And the snow which has begun as of Friday afternoon will turn early Saturday very powdery and I would thus recommend to our loyal MRG skiers to avoid too much in the way of holiday cheer, get up early tomorrow, and get to the mountain before the 6 or so inches gets skied off. I know 6 inches seems garden variety enough but the weather which results from this weather pattern will prove erratic so when the powder does come it would be best to appreciate it.
For my part, I am especially appreciative of what is to come Sunday. It will mark a temporary break in the trough west/ridge east regime and will allow a storm to send moisture our way from two directions. It will be the Altlantic Coast portion of the storm which will ultimately assume the primary role in weather making and snowfall which will begin later Sunday will become heavy Sunday night and ensure the most powdery day of the season on Monday. Upper level dynamics supporting the storm will move over the region early Monday and encourage snow of the more terrain induced variety during the morning. There is some debate on finer details of the storms actual track. Specifically, whether or not this storm tracks east of or west of Boston and this 100 mile uncertainty could make the difference on where the corridor of heaviest snow occurs. An east of Boston track would have the storms heaviest snow in New Hampshire. Either way however snowfall totals will be healthy and will range between 8 and 20 inches by late in the day Monday. Sorry for the big range but I am far more certain of the event itself as opposed to specific snowfall at least as of now.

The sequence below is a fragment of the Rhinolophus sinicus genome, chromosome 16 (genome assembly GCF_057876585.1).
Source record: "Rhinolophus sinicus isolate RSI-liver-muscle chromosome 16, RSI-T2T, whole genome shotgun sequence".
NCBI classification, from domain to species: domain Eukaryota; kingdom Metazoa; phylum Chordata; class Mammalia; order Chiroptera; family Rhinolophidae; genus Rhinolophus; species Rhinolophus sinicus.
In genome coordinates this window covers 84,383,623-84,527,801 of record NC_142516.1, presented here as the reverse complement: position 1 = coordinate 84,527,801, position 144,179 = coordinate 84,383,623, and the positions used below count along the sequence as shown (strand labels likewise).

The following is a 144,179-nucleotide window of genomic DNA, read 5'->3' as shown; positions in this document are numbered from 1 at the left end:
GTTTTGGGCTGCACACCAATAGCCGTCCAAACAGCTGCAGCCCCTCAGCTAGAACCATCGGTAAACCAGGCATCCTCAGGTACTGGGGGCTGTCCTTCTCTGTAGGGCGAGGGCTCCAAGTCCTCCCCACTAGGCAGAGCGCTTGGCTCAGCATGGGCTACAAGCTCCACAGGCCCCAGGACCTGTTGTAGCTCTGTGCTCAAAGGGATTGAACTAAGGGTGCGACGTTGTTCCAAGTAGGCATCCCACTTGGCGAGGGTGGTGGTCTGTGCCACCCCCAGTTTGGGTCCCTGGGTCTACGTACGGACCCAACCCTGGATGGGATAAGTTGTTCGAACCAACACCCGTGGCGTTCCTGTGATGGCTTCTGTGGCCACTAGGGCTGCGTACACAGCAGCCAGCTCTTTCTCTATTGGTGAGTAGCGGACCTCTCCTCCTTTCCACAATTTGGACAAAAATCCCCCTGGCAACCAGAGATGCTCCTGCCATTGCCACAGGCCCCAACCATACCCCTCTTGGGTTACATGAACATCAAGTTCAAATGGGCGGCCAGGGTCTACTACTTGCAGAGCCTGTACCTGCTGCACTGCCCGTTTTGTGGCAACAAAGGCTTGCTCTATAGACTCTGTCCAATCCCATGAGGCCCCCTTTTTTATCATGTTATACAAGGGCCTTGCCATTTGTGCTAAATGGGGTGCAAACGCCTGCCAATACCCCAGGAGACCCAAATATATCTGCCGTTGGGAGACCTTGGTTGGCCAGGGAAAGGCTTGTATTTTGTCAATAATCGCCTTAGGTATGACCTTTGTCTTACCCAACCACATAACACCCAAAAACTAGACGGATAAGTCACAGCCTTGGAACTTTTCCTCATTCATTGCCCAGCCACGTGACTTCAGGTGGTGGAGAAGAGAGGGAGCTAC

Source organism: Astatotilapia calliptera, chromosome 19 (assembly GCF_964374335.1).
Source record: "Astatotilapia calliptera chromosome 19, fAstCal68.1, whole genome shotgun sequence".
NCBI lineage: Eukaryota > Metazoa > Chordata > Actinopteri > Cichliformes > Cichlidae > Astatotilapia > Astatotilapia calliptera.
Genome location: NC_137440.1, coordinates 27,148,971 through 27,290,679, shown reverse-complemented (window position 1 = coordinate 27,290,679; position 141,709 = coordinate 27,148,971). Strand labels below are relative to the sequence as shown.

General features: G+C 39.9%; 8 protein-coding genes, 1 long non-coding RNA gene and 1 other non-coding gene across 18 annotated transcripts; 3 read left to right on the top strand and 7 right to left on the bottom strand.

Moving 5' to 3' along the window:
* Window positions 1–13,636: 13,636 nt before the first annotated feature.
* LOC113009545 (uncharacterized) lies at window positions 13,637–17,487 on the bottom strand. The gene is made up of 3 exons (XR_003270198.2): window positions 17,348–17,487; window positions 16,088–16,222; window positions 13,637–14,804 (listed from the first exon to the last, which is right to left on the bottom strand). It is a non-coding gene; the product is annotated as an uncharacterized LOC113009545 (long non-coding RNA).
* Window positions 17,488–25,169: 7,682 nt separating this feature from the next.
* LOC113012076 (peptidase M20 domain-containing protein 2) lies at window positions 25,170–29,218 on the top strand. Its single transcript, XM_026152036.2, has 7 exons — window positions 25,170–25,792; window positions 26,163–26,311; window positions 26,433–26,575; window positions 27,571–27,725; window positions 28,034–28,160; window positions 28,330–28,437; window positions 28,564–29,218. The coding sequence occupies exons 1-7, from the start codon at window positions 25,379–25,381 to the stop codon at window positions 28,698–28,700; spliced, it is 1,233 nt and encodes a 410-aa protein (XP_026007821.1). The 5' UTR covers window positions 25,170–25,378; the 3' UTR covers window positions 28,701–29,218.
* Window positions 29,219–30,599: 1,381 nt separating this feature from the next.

The fresh supply of cold air which is currently maintaining a very firm grip on northern Vermont will quickly turn stale by Christmas day in spite of some very cold ski days Monday and Tuesday. As a consequence there should be some concern of mixed precipitation for the 3rd part of our 3 punch combo. Remember this is still a rather tricky overall regime and though we have sidestepped a few potentially thorny scenarios, there will be additional challenges ahead. The Christmas day event may be one of them although it is very close. The pattern between X-Mas and New Years is also tricky and may at some point include a 1-day mild stretch of weather and a rain/ice event. Flatten the eastern ridge a bit more than what is currently being indicated and the result could be drastically different as this weekend is turning out to be.